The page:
Richard tugs at the viewer to follow his path in Switzerland, and makes a good case for allowing a visit or two to see what drives this small country. Each documentary is one hour.

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MOST BEAUTIFUL VILLAGES. W.W. Norton, 500 5th Ave., New York, NY 10110. www.wwnorton.com. Price: $26.95 each

Clusters of white cottages huddled between rich green hills, villages of a single street, seaside towns with colorful fishing boats pulled up on the beach...the small towns that embody the regional character of Greece, England, Ireland, Provence in France or Tuscany in Italy are portrayed by authors who are experts on each region.

This series of 7-3/4 x 9-1/2" softcover books highlights the charming small towns of selected European countries with gorgeous color photography and descriptive information. Although the books are not traditional travel guides, if you are planning a trip to any of these areas, the books could be invaluable in helping decide where to visit with their descriptive prose and dazzling pictures.

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PARIS: PORTRAIT OF A CITY. Taschen Publishing, 107 Greene St., New York, NY 10012. www.taschen.com. Price: $69.99

Lovers of Paris or of French history will enjoy perusing this hardcover, 9-3/4 x 13-1/2", 544-page coffee table book. The history of Paris is recounted in photographs ranging from Daguerre’s early experiments to the most recent images – an almost complete record of over a century and a half spanning 500 photographs. Images captured by some of history's most famous photographers – Daguerre, Marville, Atget, Lartigue, Brassaï, Kertész, Ronis, Doisneau, Cartier-Bresson and many more – but also by many unknowns, attempt to bottle just a little of that “Parisian air”, something of that particular poetry given out by the stones and inhabitants of a constantly changing city that has inspired untold numbers of writers and artists over the ages.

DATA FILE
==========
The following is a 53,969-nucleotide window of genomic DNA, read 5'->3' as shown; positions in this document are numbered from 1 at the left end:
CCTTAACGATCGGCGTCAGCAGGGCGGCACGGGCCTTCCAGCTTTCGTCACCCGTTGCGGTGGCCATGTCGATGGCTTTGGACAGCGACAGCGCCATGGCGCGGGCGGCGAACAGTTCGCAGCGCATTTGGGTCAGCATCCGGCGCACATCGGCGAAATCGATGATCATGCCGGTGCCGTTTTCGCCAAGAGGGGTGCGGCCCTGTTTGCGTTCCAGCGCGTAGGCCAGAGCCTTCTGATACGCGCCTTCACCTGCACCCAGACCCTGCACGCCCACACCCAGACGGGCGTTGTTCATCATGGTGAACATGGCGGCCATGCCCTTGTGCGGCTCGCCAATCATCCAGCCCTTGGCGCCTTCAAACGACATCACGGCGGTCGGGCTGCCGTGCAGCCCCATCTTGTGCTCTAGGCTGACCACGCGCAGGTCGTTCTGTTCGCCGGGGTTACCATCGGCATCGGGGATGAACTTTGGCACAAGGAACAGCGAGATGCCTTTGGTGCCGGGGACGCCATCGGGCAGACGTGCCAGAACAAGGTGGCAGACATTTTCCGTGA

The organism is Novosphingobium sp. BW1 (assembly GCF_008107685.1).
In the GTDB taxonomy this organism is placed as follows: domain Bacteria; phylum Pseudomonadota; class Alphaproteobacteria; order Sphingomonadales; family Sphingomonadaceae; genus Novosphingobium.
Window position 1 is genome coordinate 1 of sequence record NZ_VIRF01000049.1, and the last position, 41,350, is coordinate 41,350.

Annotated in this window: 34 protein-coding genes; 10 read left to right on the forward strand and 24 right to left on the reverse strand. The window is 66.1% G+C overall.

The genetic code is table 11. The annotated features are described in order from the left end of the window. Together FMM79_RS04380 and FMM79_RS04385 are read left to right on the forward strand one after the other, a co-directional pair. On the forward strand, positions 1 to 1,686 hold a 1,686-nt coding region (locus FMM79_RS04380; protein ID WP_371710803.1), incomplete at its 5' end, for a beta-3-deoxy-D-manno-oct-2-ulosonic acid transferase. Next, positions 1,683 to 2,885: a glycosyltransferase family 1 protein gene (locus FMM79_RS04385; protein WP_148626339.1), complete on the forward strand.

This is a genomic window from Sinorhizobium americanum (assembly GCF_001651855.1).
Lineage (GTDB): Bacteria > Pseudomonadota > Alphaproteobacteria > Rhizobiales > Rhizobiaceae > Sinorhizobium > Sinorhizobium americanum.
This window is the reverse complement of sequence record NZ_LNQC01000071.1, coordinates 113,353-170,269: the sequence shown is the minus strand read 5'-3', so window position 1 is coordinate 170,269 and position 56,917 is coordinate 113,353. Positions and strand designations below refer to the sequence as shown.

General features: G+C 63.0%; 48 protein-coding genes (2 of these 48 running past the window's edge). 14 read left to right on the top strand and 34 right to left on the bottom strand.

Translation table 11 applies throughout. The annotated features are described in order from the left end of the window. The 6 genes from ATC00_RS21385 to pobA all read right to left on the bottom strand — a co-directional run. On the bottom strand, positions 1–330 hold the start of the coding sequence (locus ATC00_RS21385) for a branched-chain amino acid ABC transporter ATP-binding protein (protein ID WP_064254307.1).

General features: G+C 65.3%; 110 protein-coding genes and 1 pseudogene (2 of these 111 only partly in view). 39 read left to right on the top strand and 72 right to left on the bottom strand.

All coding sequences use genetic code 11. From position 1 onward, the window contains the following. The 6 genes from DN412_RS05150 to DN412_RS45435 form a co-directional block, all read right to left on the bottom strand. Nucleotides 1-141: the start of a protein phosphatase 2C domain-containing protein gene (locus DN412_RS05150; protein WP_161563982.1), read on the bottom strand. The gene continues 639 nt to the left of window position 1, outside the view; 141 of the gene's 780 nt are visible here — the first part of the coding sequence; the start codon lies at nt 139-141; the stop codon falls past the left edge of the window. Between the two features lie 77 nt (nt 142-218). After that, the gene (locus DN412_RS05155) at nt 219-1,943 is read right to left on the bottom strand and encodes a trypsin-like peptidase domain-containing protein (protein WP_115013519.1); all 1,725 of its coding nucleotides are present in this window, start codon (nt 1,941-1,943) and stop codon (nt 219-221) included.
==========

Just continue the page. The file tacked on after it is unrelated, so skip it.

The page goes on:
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A TRAVELLER'S WINE GUIDE TO SPAIN. Interlink Publishing, 46 Crosby St., Northampton, MA 01060-1804. www.interlinkbooks.com. Price: $22.00

Spain has more land under vine than any other country in Europe, and over the past 30 years has transformed its wine industry into one of the greatest in the world. Even though Spanish wines are becoming more common in the U.S., Spain's wine regions and villages, many of which are located in unspoiled and remote areas, remain relatively unknown. This beautifully-illustrated book introduces the wine-loving traveler to Spanish wine regions as well as providing a background to the wines and leading bodegas, or wineries. Madrid-based wine columnist Harold Heckle tours Spain's various wine regions, and shares his personal anecdotes and wine knowledge along the way. The 5 x 9" softcover book also includes itineraries and maps, restaurant suggestions, lists of wine festivals, museums and sightseeing tips.

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PARIS TO THE PAST. W.W. Norton, 500 5th Ave., New York, NY 10110. www.wwnorton.com. Price: $17.95